(Reuters) - Wells Fargo & Co posted flat quarterly earnings on Thursday and warned its costs would remain elevated as the fallout from a sales practices scandal continues to impact the third-largest U.S. bank.
Higher personnel costs and legal fees as well as lower mortgage banking revenues kept Wells Fargo’s first-quarter net income broadly flat at $5.5 billion and the San Francisco-based bank said expenses as a share of revenues would remain high.
Wells Fargo is trying to put a scandal over the opening of unauthorized accounts behind it and earlier this week said it would claw back an additional $75 million of compensation from the two former executives it blamed most for the debacle.
Known for consistently growing revenues and earnings in the post-crisis era, Wells Fargo has been thrown off course by the sales controversy and in recent quarters has also been disadvantaged by its smaller trading footprint.
Wall Street rivals have bounced back as bond and currency markets roared back to life last year with JPMorgan and Citi each reporting a 17 percent increase in quarterly profit on Thursday, beating analyst expectations and boosting their shares.
Wells Fargo’s revenues fell about 1 percent to $22 billion and missed the average estimate of $22.32 billion. On a per share basis, profit rose to $1.00 from 99 cents a year earlier, beating the average analyst estimate of 97 cents.
Chief Executive Tim Sloan told analysts he expected new account and credit card openings to recover in the third quarter after a steady decline since the sales scandal broke in September but the bank said costs associated with the controversy, which were $80 million in the first quarter, would remain around $70 million to $80 million for an unspecified period.
“I think it will be at least a few more quarters,” Chief Financial Officer John Shrewsberry said in an interview with Reuters.
The bank’s efficiency ratio, a closely watched number reflecting non-interest expenses as a percentage of revenue, was 62.7 percent, compared with 58.7 percent a year ago and Sloan said it would be a challenge to get back to a preferred 55 to 59 percent level.
“I want to make it very clear that operating at this level is not acceptable,” he said.
Sloan added that the bank will unveil at its investor day in May additional cost savings initiatives beyond the annual $2 billion in savings they are targeting starting in 2018. The bank also plans to reduce headcount in businesses such as mortgage if, as expected, business gets slower.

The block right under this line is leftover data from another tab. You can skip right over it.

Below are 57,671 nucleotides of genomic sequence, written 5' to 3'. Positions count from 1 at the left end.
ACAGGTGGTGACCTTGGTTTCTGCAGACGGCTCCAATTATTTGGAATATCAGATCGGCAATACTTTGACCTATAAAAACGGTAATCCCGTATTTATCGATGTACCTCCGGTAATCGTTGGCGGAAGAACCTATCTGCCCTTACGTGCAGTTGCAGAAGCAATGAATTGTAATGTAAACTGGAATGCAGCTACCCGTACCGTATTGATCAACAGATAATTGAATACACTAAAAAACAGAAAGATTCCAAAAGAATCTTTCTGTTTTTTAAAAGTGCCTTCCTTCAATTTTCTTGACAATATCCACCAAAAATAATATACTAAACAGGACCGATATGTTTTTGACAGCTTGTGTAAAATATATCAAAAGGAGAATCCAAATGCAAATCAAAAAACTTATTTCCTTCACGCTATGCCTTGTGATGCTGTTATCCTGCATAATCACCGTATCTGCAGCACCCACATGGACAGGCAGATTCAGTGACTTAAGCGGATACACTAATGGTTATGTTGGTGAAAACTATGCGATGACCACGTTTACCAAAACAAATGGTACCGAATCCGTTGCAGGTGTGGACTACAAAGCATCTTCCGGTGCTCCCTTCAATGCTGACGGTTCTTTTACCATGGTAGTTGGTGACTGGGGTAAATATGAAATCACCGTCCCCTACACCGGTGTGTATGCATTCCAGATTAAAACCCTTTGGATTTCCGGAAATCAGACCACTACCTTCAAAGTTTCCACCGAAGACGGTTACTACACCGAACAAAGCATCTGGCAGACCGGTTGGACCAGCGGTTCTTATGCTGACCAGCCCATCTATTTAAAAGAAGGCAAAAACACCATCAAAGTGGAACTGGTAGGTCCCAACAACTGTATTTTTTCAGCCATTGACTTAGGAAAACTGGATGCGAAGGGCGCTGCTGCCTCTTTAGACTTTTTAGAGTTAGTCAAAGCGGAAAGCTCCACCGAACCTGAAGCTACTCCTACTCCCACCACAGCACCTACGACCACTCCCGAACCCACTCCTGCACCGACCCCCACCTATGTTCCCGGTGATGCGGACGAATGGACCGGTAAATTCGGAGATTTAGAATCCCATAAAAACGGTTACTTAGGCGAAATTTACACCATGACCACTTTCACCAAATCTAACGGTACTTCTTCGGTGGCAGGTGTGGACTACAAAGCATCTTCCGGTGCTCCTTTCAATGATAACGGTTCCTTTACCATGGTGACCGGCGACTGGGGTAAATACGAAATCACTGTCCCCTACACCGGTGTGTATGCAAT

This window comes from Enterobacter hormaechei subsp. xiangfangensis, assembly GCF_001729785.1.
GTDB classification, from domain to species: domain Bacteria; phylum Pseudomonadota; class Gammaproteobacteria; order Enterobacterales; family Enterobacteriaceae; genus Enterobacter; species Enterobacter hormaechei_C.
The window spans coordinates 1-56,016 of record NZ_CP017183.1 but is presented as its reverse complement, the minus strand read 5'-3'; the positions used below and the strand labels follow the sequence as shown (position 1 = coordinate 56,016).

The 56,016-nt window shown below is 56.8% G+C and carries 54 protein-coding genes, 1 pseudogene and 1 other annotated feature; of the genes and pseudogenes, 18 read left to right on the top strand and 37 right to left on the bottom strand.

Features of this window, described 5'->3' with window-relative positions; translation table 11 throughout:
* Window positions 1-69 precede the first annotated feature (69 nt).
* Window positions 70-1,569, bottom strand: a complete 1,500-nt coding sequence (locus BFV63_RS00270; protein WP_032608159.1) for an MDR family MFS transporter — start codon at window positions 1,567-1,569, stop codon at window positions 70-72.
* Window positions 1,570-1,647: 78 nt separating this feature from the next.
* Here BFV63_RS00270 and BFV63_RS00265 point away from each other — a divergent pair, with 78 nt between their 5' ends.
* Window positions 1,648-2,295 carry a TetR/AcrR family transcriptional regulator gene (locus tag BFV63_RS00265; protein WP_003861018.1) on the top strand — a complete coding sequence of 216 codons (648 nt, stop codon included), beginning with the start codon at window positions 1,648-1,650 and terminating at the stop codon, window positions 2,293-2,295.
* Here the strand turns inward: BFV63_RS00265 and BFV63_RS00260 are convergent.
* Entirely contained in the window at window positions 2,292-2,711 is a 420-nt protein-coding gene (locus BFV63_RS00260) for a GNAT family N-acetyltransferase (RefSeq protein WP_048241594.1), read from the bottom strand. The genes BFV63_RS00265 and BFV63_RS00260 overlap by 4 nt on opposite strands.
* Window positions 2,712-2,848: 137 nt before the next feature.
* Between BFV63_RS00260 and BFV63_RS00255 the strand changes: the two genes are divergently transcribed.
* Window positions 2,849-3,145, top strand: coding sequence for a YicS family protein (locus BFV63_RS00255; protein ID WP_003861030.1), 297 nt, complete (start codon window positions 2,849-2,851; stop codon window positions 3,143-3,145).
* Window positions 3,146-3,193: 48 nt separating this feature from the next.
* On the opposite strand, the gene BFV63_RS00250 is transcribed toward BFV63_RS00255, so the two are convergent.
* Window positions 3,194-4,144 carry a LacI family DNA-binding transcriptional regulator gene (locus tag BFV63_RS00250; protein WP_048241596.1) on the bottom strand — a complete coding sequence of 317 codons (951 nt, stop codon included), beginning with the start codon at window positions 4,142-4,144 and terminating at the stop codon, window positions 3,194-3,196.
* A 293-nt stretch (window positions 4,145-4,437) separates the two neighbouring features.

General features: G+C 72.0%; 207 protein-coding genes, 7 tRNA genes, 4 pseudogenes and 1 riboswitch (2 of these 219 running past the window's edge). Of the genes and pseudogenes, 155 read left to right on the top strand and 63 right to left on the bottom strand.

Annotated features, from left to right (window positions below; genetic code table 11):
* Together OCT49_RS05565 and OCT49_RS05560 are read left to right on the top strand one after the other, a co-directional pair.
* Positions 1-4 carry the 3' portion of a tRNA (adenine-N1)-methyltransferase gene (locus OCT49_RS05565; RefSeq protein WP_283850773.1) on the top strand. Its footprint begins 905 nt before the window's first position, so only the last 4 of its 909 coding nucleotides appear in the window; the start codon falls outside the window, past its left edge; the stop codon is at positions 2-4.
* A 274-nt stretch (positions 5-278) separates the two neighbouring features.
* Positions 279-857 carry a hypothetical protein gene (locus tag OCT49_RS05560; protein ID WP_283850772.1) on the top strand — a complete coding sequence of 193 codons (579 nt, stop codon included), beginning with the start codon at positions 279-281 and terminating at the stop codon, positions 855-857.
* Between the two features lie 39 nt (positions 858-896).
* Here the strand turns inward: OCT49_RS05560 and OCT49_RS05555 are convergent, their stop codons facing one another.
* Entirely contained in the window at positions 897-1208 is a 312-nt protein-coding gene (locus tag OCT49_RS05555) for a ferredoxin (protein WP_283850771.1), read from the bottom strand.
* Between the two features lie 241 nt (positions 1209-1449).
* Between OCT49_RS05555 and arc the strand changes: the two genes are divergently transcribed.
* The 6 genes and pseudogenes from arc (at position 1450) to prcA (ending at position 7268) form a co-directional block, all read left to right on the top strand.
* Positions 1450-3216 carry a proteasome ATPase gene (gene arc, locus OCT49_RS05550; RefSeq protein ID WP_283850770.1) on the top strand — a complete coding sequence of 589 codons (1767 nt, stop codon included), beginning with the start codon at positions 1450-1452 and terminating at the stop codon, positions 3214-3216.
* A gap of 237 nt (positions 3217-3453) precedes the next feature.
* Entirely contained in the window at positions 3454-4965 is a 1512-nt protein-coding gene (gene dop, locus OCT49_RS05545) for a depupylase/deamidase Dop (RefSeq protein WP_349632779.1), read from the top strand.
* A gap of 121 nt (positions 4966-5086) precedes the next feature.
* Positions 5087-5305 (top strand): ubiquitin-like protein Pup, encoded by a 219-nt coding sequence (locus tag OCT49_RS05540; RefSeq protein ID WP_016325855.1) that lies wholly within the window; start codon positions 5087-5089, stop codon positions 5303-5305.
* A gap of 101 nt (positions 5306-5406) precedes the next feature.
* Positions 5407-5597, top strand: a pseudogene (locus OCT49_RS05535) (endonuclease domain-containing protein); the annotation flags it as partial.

Sloan faces a rocky shareholder meeting on April 25 after influential proxy adviser Institutional Shareholder Services called on investors to vote against 12 out of 15 directors, including Chairman Stephen Sanger.
The bank’s stock was down 2.5 percent at mid-afternoon on Thursday, the worst performer in the S&P 500 Financials Index.
After the close on Wednesday, Berkshire Hathaway Inc, Wells Fargo’s largest shareholder, said it withdrew an application to the Federal Reserve to boost its ownership stake above 10 percent, and is instead selling 9 million shares to keep it below that threshold.
MORTGAGES AND COSTS
The Federal Reserve’s decision to hike interest rates in March for the second time in three months has been welcomed by banks which earn more from lending out their deposits when rates rise.
Higher rates helped Wells Fargo earn more from lending with a 5 percent rise to $12.3 billion in its net interest income.
But higher rates can also put off borrowers, and Wells had a decline in total loans to $958 billion from nearly $968 billion in the prior quarter with a near $8 billion drop in consumer loans in that period.
Wells Fargo’s mortgage business, the largest in the United States by volume, saw a 23 percent drop in fee income to $1.23 billion as customers shied away from refinancing their home loans.
Mortgage borrowing was likewise a dark spot in JPMorgan’s results, with mortgage fees and loan servicing revenue tumbling 39 percent to $406 million from $667 million.
Wells’ consumer business is also feeling the impact from its unauthorized accounts scandal with a steady decline in the number of consumers opening checking and credit card accounts.
Overall net profit at its retail bank, its biggest profit center, fell 9 percent due to a drop in fee income. Wells’ wholesale banking division, which provides loans and other services to corporate clients, reported a 10 percent increase in net profit from a year ago.
Costs at Wells Fargo rose 6 percent compared to the year-ago period as the bank shelled out more for salaries as well as the legal costs related to the scandal.
Editing by Carmel Crimmins and Meredith Mazzilli
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